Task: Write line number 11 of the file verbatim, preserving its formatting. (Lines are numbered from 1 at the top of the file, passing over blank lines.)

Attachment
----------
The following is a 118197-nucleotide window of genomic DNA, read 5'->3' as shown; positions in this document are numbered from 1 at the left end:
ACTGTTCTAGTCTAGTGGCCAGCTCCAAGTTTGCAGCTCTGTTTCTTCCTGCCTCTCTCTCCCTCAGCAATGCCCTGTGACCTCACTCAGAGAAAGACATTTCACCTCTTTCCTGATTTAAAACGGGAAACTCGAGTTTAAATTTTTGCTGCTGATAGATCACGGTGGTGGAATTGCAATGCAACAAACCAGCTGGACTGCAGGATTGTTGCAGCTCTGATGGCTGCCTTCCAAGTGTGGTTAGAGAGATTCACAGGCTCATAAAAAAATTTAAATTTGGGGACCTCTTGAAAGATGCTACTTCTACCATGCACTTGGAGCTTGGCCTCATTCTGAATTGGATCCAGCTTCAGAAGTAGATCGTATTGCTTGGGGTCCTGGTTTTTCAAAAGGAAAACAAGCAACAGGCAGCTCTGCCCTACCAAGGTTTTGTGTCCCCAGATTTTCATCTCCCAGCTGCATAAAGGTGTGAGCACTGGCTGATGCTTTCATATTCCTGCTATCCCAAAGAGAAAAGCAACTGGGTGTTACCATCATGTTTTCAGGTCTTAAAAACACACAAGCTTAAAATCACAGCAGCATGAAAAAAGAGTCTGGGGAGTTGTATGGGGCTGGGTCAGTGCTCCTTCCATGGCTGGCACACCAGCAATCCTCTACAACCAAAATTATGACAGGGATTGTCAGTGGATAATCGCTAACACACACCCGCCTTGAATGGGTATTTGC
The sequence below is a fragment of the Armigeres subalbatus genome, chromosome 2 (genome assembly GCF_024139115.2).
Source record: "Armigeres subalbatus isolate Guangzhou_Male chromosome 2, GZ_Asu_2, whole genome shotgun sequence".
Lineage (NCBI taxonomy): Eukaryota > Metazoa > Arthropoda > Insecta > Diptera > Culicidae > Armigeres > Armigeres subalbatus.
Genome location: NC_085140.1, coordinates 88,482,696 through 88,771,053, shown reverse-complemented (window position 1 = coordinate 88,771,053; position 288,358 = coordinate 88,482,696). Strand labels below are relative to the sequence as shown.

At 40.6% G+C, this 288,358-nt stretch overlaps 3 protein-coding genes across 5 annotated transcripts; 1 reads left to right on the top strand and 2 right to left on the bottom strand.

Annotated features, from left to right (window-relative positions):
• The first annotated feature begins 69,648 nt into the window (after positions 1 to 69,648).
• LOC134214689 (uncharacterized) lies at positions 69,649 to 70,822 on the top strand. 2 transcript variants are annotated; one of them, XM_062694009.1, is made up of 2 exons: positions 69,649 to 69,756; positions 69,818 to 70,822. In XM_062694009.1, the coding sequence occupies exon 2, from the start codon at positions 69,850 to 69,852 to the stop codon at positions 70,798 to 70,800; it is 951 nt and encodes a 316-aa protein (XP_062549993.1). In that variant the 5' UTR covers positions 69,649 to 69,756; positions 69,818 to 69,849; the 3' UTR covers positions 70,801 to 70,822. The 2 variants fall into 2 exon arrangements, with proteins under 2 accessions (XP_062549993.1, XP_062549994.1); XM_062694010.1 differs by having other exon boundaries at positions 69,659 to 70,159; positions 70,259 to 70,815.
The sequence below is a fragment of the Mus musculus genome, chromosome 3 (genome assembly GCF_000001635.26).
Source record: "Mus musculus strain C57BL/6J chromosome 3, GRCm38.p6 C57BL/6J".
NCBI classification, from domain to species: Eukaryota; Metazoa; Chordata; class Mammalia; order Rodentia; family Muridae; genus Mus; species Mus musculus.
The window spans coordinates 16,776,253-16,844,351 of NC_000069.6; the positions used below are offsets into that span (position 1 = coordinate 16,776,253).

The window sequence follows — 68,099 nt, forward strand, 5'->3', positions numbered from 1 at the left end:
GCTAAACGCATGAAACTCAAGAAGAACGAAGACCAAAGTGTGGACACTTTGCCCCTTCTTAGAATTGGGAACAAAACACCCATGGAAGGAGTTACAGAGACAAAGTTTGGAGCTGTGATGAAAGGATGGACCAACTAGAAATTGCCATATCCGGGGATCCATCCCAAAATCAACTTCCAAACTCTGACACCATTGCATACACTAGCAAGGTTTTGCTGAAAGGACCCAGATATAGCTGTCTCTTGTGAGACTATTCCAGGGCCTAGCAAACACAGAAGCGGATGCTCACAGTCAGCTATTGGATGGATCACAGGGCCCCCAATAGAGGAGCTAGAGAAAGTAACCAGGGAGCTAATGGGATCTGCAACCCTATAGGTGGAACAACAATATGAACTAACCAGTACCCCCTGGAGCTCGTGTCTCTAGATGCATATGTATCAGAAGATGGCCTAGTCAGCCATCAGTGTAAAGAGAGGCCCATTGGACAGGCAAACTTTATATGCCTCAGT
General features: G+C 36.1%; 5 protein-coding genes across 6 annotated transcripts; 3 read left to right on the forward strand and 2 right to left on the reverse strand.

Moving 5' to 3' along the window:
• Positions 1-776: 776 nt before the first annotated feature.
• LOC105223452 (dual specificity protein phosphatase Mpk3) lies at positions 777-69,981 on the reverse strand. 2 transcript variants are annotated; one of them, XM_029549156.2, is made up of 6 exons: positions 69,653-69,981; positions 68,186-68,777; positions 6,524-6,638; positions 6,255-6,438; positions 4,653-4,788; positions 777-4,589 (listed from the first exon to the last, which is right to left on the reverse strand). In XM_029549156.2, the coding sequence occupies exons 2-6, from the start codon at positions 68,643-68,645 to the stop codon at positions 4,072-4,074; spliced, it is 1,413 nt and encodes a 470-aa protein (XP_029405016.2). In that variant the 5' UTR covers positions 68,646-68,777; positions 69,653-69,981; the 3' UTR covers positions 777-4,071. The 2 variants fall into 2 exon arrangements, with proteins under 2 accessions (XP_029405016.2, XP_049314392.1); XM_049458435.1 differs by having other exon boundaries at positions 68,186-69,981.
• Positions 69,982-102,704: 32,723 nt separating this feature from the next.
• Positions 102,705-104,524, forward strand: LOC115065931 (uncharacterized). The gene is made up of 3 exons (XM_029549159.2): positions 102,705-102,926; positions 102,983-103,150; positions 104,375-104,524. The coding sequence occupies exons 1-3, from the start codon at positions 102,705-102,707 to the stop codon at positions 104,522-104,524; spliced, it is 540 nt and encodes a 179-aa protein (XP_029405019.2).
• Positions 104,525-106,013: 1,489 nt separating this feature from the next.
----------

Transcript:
The sequence below is a fragment of the Mus musculus genome, chromosome 3 (genome assembly GCF_000001635.26).